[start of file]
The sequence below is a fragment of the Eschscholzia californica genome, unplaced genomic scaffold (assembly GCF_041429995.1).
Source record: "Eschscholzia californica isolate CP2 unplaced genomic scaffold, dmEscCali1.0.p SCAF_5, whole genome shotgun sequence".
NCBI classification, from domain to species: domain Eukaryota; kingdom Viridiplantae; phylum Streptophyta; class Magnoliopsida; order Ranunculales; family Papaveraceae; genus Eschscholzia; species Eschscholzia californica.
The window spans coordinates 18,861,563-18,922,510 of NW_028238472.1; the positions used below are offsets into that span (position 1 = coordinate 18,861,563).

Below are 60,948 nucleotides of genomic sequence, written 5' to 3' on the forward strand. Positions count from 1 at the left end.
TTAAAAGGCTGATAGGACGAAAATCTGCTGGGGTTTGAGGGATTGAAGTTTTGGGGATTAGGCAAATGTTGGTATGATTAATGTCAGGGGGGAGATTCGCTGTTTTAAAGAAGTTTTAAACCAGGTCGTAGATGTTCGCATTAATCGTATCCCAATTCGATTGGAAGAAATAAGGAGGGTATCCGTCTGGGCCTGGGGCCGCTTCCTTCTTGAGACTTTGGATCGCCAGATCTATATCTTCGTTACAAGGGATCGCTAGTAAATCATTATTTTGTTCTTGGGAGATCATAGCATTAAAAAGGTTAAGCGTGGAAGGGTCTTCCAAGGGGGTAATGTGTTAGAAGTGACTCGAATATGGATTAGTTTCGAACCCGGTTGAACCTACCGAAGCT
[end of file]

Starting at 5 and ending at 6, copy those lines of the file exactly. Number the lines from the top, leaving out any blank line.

Below are 60,948 nucleotides of genomic sequence, written 5' to 3' on the forward strand. Positions count from 1 at the left end.
TTAAAAGGCTGATAGGACGAAAATCTGCTGGGGTTTGAGGGATTGAAGTTTTGGGGATTAGGCAAATGTTGGTATGATTAATGTCAGGGGGGAGATTCGCTGTTTTAAAGAAGTTTTAAACCAGGTCGTAGATGTTCGCATTAATCGTATCCCAATTCGATTGGAAGAAATAAGGAGGGTATCCGTCTGGGCCTGGGGCCGCTTCCTTCTTGAGACTTTGGATCGCCAGATCTATATCTTCGTTACAAGGGATCGCTAGTAAATCATTATTTTGTTCTTGGGAGATCATAGCATTAAAAAGGTTAAGCGTGGAAGGGTCTTCCAAGGGGGTAATGTGTTAGAAGTGACTCGAATATGGATTAGTTTCGAACCCGGTTGAACCTACCGAAGCT